On expanding the Democratic party’s base

The Democrats have long operated under the view that there are millions of non-voters out there who, if they could just be induced to turn out on election day, would sweep Democratic candidates to victory. The 2004 election proved that millions of folks who haven’t voted before really are partial to the Democrats. However, it also revealed an even larger number of previous non-voters who were partial to President Bush.
Fortunately for the Democrats, there is large bloc of non-voters upon whom they probably could count — felons. George Will discusses the efforts of Senate Democrats Barbara Boxer and Hillary Clinton to pass legislation that, among other things, would override all state disenfranchisement laws by giving felons the right to vote. Will argues that such a provision is unconstitutional.
One problem with felons is that a disproportionately high number of them commit additional crimes and thus find their way back into the criminal justice system. This makes them the natural allies of the Democrats, many of whom look askance both at tough sentencing laws and judges who take a hard line against crime. These positions likely would become more pronounced if felons were enfranchised.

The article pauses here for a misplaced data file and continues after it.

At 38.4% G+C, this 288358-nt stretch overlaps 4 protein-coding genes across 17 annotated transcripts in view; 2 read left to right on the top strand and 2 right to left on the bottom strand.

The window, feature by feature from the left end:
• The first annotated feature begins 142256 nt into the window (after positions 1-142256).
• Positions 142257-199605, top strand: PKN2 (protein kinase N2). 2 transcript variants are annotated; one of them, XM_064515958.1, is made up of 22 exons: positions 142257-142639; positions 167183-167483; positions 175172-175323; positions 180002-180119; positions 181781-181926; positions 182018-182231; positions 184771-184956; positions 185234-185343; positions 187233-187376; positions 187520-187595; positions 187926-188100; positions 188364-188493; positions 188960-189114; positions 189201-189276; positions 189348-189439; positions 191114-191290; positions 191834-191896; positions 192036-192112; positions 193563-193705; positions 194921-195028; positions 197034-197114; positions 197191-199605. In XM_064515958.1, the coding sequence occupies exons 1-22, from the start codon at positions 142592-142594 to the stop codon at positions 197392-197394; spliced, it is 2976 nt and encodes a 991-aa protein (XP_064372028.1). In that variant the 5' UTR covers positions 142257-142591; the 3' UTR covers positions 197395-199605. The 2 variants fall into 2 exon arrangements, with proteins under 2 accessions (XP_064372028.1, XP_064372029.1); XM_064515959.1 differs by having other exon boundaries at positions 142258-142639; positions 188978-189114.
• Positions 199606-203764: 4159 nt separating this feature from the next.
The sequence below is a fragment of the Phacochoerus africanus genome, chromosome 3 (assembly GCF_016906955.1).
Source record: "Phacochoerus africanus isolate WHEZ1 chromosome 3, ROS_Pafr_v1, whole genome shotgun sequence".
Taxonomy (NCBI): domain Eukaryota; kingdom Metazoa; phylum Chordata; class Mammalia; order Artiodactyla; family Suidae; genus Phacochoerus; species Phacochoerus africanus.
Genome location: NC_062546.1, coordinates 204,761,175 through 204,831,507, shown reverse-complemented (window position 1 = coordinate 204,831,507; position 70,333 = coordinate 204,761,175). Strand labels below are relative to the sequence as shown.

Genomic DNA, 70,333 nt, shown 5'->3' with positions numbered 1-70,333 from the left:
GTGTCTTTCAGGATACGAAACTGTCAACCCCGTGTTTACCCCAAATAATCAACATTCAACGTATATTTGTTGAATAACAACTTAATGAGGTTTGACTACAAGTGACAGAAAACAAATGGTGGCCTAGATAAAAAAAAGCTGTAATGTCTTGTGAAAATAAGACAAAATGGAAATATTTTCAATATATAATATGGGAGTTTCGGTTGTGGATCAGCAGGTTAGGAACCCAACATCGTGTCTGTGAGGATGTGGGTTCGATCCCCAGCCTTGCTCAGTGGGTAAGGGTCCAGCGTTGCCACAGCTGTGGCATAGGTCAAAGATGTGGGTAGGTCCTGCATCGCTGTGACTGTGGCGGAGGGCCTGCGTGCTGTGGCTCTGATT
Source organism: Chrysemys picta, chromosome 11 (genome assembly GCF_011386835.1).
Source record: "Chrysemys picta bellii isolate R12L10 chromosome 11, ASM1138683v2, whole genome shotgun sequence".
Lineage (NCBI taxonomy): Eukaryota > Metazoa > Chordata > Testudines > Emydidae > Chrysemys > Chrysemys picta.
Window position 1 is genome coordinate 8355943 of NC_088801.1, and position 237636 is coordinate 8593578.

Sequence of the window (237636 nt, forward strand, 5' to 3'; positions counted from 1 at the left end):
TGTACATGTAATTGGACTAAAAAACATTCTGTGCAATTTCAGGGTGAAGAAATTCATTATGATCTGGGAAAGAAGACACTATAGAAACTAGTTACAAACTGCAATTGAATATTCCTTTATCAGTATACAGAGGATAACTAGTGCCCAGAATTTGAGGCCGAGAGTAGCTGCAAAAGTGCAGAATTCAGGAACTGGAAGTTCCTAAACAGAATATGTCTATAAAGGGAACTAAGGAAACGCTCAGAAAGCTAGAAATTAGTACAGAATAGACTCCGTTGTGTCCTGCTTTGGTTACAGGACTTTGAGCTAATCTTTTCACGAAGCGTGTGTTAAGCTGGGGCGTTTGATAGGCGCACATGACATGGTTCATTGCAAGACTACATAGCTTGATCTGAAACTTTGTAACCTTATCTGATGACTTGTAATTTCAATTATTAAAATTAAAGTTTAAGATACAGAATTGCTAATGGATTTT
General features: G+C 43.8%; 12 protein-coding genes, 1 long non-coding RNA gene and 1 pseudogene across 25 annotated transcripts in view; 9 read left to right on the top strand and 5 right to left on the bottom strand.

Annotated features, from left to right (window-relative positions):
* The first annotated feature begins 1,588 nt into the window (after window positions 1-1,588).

UPDATE: Here’s my conservative cousin from New York’s take on the Democrats’ felon gambit:

Boy those Democrats sure know how to be tough on crime. Senator Boxer believes that after you’ve paid your debt to society you should have all your rights restored. In her view this is matter of such constitutional urgency that it cannot be left up to state legislatures. What’s next? Will they insist on armed robbers obtaining gun permits or child molesters being allowed to become public school teachers. I’m sure Chuck Schumer will want an exception added to this bill for those convicted of the ultimate crime to liberal piety – demonstrating near an abortion clinic.

FURTHER UPDATE: Here’s John Fund’s take on the subject.

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